Focusing on Hygiene in Office Cleaning

Focusing on Hygiene in Office Cleaning

Office cleaning practices will increasingly focus on facility and occupant hygiene to thwart the spread of infection and increase organizational and operational efficiency.

Focusing on Hygiene in Office Cleaning

Targeting Office Hygiene

Post-pandemic, most office workers expect their workplace to be clean and safe.

Parents and consumers expect the same of schools and public facilities.

However, recent data suggests that many organizations are not living up to public expectations.

According to a survey conducted by the American Cleaning Institute, when asked if respondents believed businesses, schools, and other public locations were maintaining an adequate level of cleanliness in preparation for cold and flu season:

  • 51% said yes.
  • 30% replied No, and;
  • 19% stated they had not thought about it.


Conversely, additional data shows that consumers and office workers are still committed to maintaining high levels of pandemic-level cleaning and hygiene practices.

According to a recent CleanLink article;

Even though public opinion implies the perception of clean is lacking, the hygiene habits picked up by people working from home are expected to stay with them when they return to the office.

A September 2021 ACI survey — which asked if Americans would continue pandemic-related cleaning habits in the coming months — reported that 93 percent would wash with soap and water as frequently, and 83 percent would regularly use hand sanitizers and disinfect high-touch surfaces.

Targeting Hygiene in Cleaning Practices


Ensuring Office Cleanliness and Hygiene

There are several protocols that every organization should adopt to ensure the highest standards of facility cleanliness and hygiene while protecting occupant health and safety.

The first is daily cleaning with a commercial-grade, soap-based detergent applied with a microfiber towel or mop head throughout the occupied areas of your facility.

This practice by itself will remove the bulk of illness-causing germs and bacteria from your floors and workspaces and help keep the air clean and free of dust and other allergens.

The next step is to identify high-touch germ hotspots throughout your building and design a program to wipe down the specified surfaces throughout the day to prevent the buildup of germs and bacteria on commonly touched surfaces.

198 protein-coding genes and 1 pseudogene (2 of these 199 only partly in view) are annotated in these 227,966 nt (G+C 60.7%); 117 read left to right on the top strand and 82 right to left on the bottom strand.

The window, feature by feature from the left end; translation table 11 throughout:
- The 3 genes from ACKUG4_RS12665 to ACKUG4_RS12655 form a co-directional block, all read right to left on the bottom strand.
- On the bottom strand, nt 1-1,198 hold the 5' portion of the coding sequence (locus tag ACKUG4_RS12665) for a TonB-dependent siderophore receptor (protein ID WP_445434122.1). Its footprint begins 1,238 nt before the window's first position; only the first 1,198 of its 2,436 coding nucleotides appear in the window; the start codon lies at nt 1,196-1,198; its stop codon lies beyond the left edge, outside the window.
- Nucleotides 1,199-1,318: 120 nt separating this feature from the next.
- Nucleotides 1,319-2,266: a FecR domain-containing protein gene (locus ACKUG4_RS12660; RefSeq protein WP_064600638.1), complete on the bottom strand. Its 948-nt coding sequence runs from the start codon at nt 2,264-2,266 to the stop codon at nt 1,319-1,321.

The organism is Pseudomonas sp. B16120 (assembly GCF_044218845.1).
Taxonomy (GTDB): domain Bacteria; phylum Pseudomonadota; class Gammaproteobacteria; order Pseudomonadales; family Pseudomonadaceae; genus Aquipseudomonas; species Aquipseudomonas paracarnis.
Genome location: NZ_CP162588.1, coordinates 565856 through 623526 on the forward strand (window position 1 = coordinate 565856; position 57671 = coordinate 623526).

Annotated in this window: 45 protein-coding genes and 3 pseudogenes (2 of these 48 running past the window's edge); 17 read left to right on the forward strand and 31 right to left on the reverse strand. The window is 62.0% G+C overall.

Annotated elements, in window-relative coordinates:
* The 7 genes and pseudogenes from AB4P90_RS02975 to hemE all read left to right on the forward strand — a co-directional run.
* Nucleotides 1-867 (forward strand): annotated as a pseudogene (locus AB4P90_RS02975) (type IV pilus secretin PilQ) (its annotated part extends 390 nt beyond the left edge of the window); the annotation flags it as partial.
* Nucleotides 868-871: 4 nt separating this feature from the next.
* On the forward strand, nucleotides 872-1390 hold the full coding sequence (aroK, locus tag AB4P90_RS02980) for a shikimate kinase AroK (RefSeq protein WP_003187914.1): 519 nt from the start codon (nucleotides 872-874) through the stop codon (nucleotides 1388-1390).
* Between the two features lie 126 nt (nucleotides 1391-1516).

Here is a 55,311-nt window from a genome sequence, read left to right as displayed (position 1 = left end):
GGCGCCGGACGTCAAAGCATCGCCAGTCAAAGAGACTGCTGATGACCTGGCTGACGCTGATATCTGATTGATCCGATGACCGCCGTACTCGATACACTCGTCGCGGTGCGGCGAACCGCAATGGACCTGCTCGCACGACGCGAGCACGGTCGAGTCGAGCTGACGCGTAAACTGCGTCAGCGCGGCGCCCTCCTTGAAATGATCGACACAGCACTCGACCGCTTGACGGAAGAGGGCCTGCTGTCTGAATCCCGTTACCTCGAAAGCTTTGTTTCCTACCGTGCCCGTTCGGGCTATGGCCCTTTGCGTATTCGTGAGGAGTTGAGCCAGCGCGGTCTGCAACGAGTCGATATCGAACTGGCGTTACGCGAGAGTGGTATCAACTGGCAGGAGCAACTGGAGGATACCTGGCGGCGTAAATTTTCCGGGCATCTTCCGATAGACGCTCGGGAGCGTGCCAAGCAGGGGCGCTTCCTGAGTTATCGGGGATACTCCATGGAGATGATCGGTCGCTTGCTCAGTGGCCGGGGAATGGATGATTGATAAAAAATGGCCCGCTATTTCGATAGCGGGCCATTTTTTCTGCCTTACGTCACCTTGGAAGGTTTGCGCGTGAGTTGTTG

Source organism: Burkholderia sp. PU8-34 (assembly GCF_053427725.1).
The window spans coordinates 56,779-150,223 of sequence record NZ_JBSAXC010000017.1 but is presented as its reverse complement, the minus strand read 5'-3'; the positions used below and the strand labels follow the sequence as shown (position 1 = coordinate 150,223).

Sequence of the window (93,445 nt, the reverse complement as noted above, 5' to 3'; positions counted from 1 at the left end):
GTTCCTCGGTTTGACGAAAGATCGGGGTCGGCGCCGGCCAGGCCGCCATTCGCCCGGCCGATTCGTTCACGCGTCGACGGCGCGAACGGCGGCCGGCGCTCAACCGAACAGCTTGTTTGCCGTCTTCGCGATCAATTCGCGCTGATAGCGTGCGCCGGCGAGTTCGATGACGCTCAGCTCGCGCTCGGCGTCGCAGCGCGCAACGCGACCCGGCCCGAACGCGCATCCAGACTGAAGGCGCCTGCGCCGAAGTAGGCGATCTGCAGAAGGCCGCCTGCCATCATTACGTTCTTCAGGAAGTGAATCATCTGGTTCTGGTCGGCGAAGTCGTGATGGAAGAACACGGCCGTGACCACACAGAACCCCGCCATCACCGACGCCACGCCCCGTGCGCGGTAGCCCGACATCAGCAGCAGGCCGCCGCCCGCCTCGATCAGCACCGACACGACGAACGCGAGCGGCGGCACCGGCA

Germ hotspots--fomites--represent a significant reservoir for pathogens and pathogenic bacteria and are responsible for the indirect transmission of infection between facility occupants.

As your facility hygiene plan progresses, your team should adopt strategies that reduce the transmission of germs between surfaces and areas of the building by implementing cross-contamination prevention methods.

The most effective method for implementing cross-contamination prevention procedures is to map out the facility and assign a specific color to each section. For smaller facilities, assign colors based on surface type.

Adopting this approach will prevent service providers from accidentally spreading germs from restroom surfaces to kitchens or from floors to countertops and workspaces.

Once the daily cleaning plan is well established, additional steps that will ensure high-quality outcomes can be implemented, such as:

  • Cleaning and disinfectant product and vendor assessments.
  • Surface hygiene and air quality testing.
  • Team cleaning, and;
  • Advanced appliance use, including automated floor scrubbers and electrostatic disinfection sprayers.


References & Resources



Maintaining pandemic-level enhanced cleaning measures has proven desirous by both workers and consumers.

Additionally, enhanced cleaning will help improve your organization's bottom line by eliminating costly sick days and drops in productivity during cold and flu season.

Before the pandemic, employee illness accounted for billions of dollars lost annually in the U.S.

In 2018, experts estimated that the flu costs the U.S. more than $10 billion annually.

And, depending on the severity of the season, anywhere between $7 billion to $15 billion can be lost in productivity and sick days.

A 2003 study found that non-flu-related viral respiratory tract infections cost U.S. companies approximately $40 billion per year.

The Return To The Office: Best Practices For Helping Employees Feel Safe

Implementing sustainable enhanced clean for health measures may prove cost-prohibitive for many organizations.

Outsourcing is a proven method for onboarding highly in-demand cleaning and disinfection services and experience for a fraction of the price of maintaining a similar service in-house.

If you would like more information regarding the effectiveness of high-performance infection prevention and control measures, or if you would like to schedule a free, no-obligation on-site assessment of your facility's custodial needs, contact us today for a free quote!

In Bakersfield, CA, call (661) 437-3253

In Fresno, CA, call (559) 206-1059

In Valencia, CA, or Santa Clarita, CA, call (661) 437-3253

In Palmdale, CA, or Lancaster, CA, call (661) 371-4756